...a **theorem** of propositional logic if and only if f(p1, p2 ,..., pn) is a tautology . ... He (Emil L.Post) uses the word to discuss the adequacy of a system of functions to express all the possible truth tables (this is nowadays called truth-functional completeness). In this way he shows not only that through the connectives of Principia (? and ?) one can generate all possible truth tables but also that there are only two connectives which can, singly generate all the truth tables.

— Emil L.Post, in The Adventure of Reason: Interplay Between Philosophy of Mathematics and ..., p.104

A proven **theorem** of game theory states that every game with complete information possesses a saddle point and therefore a solution.

— Richard Arnold Epstein (1977) ''

Analysis and natural philosophy owe their most important discoveries to this fruitful means, which is called induction. Newton was indebted to it for his **theorem** of the binomial and the principle of universal gravity.

— Laplace,

Bell’s **theorem** is the most profound discovery of science.

— Henry P. Stapp, "Bell's Theorem and World Process",

Physicists continue to debate whether Bell's **theorem** is airtight or not. However, the real question is not whether Bell can prove beyond doubt that reality is non-local, but whether the world is in fact non-local.

— Nick Herbert

Let us now (at last) state the basic **theorem**: If God exists, then God is identical to the Universe. That is, the **theorem** is a statement of conditional pandeism. If God exists at all, God must be absolutely everything that exists.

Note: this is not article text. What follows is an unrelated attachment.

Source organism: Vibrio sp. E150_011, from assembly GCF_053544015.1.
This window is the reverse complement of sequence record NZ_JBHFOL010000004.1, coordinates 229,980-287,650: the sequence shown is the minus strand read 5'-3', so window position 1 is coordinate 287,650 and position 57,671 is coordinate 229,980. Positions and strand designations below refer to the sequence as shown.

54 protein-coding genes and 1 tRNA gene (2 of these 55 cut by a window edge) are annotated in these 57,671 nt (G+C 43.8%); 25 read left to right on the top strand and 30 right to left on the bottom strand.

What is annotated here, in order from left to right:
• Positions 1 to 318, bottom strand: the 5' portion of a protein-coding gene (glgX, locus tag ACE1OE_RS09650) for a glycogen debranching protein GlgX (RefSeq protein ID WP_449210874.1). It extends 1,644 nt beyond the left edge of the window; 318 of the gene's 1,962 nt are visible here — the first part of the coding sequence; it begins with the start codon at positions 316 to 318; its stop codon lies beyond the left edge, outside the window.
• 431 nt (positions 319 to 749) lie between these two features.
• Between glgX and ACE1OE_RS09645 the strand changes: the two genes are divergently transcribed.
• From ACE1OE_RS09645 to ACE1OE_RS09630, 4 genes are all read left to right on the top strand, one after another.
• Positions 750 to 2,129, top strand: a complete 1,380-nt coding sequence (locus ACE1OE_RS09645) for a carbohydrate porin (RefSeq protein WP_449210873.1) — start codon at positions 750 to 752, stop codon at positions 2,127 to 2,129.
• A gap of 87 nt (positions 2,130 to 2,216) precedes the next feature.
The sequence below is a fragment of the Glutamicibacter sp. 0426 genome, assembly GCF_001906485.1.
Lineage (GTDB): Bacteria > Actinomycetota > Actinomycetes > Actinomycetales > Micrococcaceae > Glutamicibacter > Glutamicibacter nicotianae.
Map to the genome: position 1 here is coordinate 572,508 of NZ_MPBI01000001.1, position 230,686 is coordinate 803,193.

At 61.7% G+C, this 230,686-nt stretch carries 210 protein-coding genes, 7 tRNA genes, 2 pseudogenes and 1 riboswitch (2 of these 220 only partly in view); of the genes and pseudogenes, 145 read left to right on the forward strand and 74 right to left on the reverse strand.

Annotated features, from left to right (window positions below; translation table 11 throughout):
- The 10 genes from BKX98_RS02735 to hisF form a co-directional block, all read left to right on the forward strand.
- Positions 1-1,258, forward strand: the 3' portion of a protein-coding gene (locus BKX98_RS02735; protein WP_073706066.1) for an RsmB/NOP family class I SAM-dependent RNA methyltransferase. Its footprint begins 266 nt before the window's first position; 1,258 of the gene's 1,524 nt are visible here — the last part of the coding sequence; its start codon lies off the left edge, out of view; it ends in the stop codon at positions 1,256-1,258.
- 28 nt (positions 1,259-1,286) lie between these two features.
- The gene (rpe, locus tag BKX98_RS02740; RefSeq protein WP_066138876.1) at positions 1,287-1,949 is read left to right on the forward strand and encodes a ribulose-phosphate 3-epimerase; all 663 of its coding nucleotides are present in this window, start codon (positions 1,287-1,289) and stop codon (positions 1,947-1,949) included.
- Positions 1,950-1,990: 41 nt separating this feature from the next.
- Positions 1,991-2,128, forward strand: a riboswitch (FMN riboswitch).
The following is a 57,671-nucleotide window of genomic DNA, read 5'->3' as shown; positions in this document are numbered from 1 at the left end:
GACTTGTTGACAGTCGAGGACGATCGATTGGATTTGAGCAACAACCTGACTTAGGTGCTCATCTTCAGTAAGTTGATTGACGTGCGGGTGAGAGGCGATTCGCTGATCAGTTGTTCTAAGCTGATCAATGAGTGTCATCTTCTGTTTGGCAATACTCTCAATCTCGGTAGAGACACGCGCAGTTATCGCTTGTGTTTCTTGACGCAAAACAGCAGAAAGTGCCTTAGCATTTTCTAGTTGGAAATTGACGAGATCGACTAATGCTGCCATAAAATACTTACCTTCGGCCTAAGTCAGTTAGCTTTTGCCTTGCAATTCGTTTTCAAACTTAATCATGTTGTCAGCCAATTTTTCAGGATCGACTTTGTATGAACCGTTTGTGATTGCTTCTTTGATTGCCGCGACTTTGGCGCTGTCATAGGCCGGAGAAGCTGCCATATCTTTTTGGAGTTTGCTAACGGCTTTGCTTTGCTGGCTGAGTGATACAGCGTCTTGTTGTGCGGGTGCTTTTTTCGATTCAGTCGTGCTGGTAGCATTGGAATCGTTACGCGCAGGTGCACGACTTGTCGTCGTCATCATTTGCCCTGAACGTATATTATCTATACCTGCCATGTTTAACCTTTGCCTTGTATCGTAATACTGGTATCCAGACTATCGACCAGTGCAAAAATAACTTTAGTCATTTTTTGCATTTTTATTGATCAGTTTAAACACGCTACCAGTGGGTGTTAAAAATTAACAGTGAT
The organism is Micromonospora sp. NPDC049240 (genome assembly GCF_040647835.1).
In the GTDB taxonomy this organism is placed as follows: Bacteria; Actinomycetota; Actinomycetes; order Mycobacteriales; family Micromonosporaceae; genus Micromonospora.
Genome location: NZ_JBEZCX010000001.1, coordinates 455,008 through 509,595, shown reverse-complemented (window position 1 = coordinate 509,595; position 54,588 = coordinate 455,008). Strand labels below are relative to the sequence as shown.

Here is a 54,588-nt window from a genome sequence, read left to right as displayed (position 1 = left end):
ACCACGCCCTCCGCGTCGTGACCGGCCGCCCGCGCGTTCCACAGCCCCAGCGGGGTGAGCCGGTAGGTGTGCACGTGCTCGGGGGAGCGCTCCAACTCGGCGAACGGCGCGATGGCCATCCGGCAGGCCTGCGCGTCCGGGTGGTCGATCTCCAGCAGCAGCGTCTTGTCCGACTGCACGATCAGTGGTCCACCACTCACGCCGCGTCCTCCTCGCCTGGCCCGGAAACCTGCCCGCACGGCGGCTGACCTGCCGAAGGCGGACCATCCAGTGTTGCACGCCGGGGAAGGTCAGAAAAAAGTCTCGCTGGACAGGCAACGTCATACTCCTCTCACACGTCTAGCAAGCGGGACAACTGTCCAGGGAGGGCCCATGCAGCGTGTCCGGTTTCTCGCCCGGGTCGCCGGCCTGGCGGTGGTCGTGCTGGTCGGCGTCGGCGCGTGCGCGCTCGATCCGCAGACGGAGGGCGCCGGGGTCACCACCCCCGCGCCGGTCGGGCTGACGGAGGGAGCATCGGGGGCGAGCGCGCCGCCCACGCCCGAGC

— Robert G. Brown, Ph.D., "The Pandeist Theorem,"

A deist who believes in God that is the Universe is a pandeist, and is not only compatible with the **theorem**, but is now affirmed in their conditional belief as being demonstrably proven as a **theorem** of information theory.

— Robert G. Brown, Ph.D., "Deism,"

Analysis and natural philosophy owe their most important discoveries to this fruitful means, which is called induction. Newton was indebted to it for his **theorem** of the binomial and the principle of universal gravity.

— Laplace,

I have discovered a truly remarkable proof of this **theorem** which this margin is too small to contain.

Cuius rei demonstrationem mirabilem sane detexi hanc marginis exiguitas non caperet.

— Note written on the margins of his copy of Claude-Gaspar Bachet's translation of the famous Arithmetica of Diophantus, this was taken as an indication of what became known as Fermat's last theorem, a correct proof for which would be found only 357 years later; as quoted in

Our offense is like the pythagorean **theorem**: There is no answer!

— American retired professional basketball player and sports analyst

Geometry has two great treasures; one is the **theorem** of Pythagoras; the other, the division of a line into extreme and mean ratio. The first we may compare to a measure of gold; the second we may name a precious jewel.

— As quoted in

Comparatively few of the propositions and proofs in the Elements are his [Euclid's] own discoveries. In fact, the proof of the "**theorem** of Pythagoras" is the only one directly ascribed to him.

— Florian Cajori,